34th annual Anchorage Folk Festival celebrates return of live performances

Anchorage Folk Festival
An audience at the University of Alaska Anchorage’s Wendy Williamson Auditorium watches “Parlor in the Round,” a warm-up show for the 2023 Anchorage Folk Festival. (Courtesy Anchorage Folk Festival)

The Anchorage Folk Festival returns in full force on Friday, after scaling back during the COVID-19 pandemic.   

Mile Twelve, a Bluegrass band out of Boston, is the headliner for this weekend.   

The group is known for singing fast and picking hard which the festival’s president, Johnse Ostman, said will help to get things off to a good start.  

“They take Bluegrass where sometimes Bluegrass doesn’t go,” Ostman said. “And they’re young and their energetic.”   

But it’s the energy and efforts of the volunteers, Ostman said, that makes the Anchorage Folk Festival what it is. And during the pandemic, a lot of it had to redirected to recorded performances that were shared online.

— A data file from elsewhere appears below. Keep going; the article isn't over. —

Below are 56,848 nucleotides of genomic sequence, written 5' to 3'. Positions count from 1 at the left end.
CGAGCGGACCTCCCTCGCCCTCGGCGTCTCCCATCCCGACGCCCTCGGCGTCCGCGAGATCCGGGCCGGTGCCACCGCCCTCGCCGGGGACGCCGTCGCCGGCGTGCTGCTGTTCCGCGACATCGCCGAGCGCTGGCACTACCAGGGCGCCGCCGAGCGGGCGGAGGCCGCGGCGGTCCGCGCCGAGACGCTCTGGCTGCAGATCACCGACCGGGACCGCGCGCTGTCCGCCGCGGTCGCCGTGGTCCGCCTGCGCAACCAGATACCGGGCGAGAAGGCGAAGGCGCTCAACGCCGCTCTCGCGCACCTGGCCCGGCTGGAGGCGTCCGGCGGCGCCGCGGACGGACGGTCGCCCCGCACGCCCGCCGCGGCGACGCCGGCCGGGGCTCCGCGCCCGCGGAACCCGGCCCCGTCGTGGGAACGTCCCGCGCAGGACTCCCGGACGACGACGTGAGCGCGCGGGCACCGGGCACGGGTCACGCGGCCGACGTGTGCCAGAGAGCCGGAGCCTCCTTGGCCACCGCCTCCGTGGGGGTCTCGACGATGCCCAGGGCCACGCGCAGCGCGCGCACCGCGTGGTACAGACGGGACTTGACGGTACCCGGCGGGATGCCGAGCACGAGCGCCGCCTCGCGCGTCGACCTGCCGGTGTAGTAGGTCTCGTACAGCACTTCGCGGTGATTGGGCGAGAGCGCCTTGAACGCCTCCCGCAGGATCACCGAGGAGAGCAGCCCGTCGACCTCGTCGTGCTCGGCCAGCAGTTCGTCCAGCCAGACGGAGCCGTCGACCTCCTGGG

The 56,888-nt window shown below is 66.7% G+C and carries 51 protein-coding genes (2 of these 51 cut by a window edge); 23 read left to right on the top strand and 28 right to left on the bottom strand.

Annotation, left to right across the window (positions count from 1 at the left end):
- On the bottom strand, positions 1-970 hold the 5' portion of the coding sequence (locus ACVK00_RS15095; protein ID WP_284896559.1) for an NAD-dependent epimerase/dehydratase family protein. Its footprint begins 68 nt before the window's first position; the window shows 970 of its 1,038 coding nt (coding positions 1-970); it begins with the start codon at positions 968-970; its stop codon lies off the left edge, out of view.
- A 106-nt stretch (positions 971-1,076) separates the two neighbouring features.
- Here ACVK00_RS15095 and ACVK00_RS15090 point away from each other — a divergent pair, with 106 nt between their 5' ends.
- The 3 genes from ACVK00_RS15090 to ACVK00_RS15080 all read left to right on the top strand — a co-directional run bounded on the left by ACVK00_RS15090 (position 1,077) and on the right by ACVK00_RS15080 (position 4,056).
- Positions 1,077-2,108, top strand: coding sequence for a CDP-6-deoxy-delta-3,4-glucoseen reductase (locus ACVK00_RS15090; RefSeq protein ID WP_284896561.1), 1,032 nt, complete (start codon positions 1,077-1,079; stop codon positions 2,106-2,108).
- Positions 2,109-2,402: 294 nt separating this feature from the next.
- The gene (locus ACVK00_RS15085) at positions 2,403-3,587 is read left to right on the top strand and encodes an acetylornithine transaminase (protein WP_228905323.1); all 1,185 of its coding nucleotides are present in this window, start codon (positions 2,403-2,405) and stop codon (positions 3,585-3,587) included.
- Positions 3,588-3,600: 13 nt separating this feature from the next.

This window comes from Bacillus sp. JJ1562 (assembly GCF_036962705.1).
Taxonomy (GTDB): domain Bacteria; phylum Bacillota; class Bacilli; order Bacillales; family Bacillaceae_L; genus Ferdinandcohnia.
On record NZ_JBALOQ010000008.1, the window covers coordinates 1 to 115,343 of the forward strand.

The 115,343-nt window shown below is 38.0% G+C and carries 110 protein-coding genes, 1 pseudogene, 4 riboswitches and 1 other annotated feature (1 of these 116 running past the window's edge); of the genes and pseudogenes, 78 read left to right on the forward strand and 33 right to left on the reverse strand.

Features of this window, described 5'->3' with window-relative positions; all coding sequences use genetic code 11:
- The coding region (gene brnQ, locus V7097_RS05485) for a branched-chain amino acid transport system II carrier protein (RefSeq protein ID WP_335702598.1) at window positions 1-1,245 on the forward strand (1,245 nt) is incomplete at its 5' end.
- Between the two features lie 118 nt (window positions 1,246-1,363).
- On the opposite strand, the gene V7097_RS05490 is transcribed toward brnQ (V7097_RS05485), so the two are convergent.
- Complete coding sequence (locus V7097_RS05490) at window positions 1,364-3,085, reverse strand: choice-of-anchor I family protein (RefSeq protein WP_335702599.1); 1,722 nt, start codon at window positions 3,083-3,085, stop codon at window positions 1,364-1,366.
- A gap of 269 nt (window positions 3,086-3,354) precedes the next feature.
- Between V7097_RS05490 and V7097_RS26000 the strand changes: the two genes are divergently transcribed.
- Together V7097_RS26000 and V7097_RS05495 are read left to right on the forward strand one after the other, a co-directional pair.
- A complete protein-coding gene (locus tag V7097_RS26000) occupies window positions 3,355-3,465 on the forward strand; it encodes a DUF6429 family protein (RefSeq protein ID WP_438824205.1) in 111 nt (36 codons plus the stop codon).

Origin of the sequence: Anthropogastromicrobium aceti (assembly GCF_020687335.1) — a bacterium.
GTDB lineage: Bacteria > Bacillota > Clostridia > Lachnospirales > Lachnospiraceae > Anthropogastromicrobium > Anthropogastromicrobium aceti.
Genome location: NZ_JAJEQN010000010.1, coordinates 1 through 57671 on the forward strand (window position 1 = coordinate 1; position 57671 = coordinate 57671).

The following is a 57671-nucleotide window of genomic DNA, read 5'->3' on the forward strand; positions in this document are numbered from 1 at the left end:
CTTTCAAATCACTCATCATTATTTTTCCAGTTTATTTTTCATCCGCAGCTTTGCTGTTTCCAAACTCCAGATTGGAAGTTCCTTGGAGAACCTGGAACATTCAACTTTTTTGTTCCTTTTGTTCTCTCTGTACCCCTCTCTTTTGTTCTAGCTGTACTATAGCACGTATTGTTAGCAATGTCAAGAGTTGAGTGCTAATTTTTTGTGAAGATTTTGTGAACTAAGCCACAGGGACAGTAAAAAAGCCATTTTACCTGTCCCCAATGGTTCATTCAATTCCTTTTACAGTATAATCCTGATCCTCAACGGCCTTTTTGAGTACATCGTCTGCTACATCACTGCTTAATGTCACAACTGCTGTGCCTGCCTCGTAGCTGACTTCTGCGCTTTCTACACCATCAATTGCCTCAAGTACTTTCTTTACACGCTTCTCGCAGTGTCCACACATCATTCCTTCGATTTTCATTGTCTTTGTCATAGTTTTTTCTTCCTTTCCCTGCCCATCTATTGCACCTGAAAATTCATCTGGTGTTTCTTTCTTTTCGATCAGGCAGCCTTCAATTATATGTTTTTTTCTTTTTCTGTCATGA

“We haven’t done this in a long time,” Ostman said. “We’ve worked really hard with our board of directors and volunteers to make sure everyone has a really fun time.”   

Bucking Mules, an old-time string band, with roots in Tennessee and North Carolina, is the headliner for Week 2 of the festival. They’re known for their barn dances and will give Alaskans a chance to kick up their heels at the Nave in Spenard on Jan. 28.   

The folk festival, though, is best known for showcasing local groups on its main stage at the Wendy Williamson Auditorium on the University of Alaska Anchorage campus. There are performances on Friday, Saturday and Sunday, for both this weekend and the next.  

The festival also features jam sessions in the lobby, workshops taught by both locals and guest artists, dances and other community events.

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